When children are charged with a crime, they are usually dealt with in the children’s court rather than in an adult court.
This is partly because the process of going to court and the way that court hearings are managed can be emotionally distressing and traumatic for a child.
Another reason is that a heavy emphasis is placed upon rehabilitation rather than punishment when it comes to children, and specialist children’s courts are best placed to promote the rehabilitation of young offenders so that they are steered towards becoming responsible, law-abiding adults.
Children’s courts like Bidura Court are set up to minimise the stress caused to children by having to go to court, and offer them extra support.
In spite of the extra support available, children’s court can still be an intimidating and overwhelming place.
If you or a child you know is due to attend Bidura Children’s Court, it may be helpful for them to have an understanding of how the children’s court works and what they need to do on the day.
When you arrive
If you have been given a court attendance notice or you are required to attend court for another reason, such as a care and protection case or regarding a compulsory schooling order, it’s important to make sure you arrive on time.
You don’t have to wear a suit or tie to court but it’s a good idea to make sure you are dressed presentably and look neat and tidy.
Bring any paperwork relating to your case with you.
Children are allowed to have a support person with them so it’s a good idea to bring someone along.
Although children’s court is closed to the general public, support people will usually be allowed to remain in the court while the matter is being dealt with.
Bringing a parent is always a good look because it shows that the child has support systems at home.
On arrival at Bidura Court, check which court your case is being heard in.
There will normally be a list on display in the lobby or a court worker can tell you where to go.
If you aren’t sure you can go to the registry and someone will tell you.
Outside the courtroom
Once you have found your nominated courtroom you will need to inform court staff that you have arrived and take a seat outside.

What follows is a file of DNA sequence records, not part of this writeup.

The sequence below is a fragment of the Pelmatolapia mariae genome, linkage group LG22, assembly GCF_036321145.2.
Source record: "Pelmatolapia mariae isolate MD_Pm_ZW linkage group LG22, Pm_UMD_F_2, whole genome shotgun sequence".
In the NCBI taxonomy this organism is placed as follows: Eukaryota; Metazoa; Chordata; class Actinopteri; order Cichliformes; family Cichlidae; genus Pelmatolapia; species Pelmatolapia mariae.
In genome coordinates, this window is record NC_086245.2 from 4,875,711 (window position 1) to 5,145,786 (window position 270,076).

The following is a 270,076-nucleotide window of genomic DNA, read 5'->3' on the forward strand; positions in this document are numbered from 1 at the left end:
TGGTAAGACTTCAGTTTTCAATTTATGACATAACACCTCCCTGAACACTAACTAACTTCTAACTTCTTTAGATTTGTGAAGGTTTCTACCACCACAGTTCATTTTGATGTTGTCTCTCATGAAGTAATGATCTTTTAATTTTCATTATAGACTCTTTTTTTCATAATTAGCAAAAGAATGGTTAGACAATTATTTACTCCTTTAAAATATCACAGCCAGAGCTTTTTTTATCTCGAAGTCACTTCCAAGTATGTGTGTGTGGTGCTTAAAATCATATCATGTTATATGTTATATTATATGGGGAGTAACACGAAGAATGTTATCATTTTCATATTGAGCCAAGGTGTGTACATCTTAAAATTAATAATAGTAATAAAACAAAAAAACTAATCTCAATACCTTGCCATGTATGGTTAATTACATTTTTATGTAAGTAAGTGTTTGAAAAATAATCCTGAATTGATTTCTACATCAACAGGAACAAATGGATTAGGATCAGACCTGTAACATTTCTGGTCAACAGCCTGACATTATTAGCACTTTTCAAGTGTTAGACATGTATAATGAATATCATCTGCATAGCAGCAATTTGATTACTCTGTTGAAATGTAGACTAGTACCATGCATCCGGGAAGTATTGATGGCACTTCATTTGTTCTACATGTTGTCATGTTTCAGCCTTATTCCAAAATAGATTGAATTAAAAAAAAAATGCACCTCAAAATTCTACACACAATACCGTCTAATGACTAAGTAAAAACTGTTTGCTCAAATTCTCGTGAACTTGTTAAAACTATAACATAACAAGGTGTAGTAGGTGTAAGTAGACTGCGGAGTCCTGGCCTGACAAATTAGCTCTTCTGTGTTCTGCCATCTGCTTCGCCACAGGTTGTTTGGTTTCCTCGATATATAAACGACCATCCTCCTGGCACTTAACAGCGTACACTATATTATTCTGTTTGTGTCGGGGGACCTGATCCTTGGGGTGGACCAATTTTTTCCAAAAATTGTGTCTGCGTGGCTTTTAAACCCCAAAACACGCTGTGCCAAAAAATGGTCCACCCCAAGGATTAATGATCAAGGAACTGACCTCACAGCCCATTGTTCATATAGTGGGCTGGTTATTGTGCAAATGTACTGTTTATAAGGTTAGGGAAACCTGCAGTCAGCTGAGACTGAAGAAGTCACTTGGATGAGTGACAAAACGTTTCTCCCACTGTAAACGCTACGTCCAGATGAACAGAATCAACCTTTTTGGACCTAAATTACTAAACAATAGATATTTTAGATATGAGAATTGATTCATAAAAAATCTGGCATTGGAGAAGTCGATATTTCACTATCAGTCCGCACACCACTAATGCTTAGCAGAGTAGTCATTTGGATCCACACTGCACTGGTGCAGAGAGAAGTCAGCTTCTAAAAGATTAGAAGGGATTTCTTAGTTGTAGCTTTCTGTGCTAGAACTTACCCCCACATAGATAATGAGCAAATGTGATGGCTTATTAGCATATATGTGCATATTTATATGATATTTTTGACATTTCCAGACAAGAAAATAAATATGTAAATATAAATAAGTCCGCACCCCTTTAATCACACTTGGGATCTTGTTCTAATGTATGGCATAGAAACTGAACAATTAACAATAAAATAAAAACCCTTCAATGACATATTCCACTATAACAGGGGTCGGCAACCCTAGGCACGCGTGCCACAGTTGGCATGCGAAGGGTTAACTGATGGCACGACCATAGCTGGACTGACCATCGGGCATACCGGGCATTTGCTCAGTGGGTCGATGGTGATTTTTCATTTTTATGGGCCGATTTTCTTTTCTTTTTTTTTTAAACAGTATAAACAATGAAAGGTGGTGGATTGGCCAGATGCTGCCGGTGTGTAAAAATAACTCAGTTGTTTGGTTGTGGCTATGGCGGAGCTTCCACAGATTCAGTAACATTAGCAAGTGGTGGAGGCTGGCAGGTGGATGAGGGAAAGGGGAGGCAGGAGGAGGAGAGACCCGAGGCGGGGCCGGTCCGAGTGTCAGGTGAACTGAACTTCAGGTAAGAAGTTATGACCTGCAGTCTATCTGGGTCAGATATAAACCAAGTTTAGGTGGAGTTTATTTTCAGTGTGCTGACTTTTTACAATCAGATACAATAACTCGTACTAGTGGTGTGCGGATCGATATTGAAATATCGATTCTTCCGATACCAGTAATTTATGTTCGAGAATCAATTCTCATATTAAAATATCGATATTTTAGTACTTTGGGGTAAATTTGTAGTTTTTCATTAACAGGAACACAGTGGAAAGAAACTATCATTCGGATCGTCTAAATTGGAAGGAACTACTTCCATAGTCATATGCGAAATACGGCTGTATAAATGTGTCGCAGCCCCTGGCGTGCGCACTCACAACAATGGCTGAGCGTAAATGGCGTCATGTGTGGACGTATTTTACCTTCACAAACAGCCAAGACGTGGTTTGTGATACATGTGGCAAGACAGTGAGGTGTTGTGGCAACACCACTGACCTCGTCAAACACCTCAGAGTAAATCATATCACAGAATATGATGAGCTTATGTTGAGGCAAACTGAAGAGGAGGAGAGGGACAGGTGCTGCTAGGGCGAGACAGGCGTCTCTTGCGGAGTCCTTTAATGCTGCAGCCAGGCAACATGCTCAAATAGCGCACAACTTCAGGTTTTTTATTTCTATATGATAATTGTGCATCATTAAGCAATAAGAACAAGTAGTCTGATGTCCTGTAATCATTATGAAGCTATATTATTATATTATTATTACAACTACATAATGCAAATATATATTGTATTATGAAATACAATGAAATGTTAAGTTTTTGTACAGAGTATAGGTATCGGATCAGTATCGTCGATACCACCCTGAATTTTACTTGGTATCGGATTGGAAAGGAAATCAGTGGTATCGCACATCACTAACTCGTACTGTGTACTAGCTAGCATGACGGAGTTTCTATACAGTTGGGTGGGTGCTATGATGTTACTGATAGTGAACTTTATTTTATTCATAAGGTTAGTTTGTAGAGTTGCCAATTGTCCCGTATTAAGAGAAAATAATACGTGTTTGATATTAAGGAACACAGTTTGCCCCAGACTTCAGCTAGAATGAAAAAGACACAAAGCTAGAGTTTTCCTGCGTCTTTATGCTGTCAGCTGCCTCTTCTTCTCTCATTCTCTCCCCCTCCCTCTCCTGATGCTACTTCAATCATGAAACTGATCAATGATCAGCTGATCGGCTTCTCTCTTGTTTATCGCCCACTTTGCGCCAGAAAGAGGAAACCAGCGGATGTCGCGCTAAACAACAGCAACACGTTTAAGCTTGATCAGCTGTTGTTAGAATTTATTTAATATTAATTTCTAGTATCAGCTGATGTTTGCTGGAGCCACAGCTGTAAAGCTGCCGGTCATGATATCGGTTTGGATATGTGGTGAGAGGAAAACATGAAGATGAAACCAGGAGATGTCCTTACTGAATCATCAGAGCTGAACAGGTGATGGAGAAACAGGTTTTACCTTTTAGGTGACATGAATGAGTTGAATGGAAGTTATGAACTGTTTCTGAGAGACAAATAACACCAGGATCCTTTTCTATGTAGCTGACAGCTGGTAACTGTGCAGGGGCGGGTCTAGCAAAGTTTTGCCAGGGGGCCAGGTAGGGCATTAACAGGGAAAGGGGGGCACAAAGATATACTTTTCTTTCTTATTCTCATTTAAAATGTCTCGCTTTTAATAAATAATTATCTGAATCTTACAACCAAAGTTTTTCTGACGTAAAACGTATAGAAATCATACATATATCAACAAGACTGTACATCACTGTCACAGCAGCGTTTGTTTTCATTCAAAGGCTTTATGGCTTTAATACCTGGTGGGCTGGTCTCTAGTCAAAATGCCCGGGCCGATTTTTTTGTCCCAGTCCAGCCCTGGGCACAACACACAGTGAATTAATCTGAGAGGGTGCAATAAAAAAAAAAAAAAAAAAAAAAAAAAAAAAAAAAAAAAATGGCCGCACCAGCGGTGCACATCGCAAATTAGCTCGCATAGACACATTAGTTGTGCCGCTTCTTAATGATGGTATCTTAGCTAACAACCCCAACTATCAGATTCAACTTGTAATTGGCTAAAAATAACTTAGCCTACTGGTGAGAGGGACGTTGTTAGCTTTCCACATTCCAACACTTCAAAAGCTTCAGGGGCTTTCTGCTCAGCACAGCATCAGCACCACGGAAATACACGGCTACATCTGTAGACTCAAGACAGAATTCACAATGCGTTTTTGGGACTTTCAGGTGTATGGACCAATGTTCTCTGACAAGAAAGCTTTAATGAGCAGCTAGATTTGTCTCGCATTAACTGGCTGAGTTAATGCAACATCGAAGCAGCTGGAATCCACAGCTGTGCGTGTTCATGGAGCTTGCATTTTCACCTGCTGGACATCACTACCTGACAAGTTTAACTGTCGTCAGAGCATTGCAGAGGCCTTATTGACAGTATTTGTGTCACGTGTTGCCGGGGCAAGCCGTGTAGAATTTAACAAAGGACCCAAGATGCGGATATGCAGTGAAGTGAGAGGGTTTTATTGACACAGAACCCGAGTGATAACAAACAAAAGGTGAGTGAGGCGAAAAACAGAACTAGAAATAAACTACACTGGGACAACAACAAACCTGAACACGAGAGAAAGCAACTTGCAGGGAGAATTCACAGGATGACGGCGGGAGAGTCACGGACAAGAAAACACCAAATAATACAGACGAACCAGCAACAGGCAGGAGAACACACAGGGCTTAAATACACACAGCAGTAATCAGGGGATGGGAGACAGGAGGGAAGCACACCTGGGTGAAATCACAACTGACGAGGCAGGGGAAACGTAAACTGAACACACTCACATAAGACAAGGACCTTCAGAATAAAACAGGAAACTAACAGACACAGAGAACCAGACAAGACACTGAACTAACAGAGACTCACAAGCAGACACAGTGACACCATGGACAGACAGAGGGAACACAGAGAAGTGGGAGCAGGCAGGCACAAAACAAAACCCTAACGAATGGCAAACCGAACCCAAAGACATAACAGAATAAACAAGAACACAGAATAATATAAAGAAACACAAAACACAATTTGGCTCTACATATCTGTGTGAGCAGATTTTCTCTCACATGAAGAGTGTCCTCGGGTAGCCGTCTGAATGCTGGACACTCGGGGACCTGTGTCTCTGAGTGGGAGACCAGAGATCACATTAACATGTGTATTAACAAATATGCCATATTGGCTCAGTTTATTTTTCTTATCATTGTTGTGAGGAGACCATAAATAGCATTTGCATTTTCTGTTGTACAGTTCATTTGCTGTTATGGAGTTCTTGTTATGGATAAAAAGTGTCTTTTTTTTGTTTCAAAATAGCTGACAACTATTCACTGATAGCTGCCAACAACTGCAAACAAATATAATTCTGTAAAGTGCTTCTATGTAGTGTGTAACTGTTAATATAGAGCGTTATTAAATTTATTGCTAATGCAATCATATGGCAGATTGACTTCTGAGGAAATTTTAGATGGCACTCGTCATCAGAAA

If you need to see a duty lawyer, the court officers will let you know where to go.
If you are attending court for an apprehended violence order, you may be able to wait in a safe room if you have concerns for your safety.
You may have to wait a few hours for your case to be heard so make sure you are wearing comfortable clothes.
It’s a good idea to bring something to read and something to eat in case you are waiting around for a while.
Once it is your turn, your name will be called and you can go into the courtroom with a support person.
In the courtroom
Children’s court cases are always decided by a magistrate just like in the local court if you are an adult.
There will be a number of people in the room, including the magistrate, lawyers and court staff.
It is important that you pay attention to what is happening in the courtroom.
Unlike the adult courts, your lawyer will not be required to stand up and you will only need to stand if specifically told to do so.
Address magistrate as ‘your honour’, speak clearly and answer any questions asked of you honestly and respectfully.
Don’t cross your arms, or lean backward or forwards. Respectful body language is important eg sitting upright with one hand on each knee.
Children’s court has a number of provisions in place to help children who may be vulnerable stay safe in court.
These include safe rooms for children who don’t want to wait outside the court room in the presence of other people involved in the case, and remote witness facilities where witnesses and victims of crime can give evidence without having to appear in the court room.
What to do if you’re not happy with the outcome
If you are not happy with the outcome of a matter dealt with in the children’s court you can appeal to the district court.
The matter will be reviewed by a district court judge and they will either decide to uphold the original decision or if the appeal is upheld will either overturn the conviction or uphold the conviction but with a less harsh penalty.
Appearing at court can be stressful for anyone, but even more so for children.
If you or a child you know is due to appear at court, find a respected lawyer who has experience in working with children and dealing with the children’s court.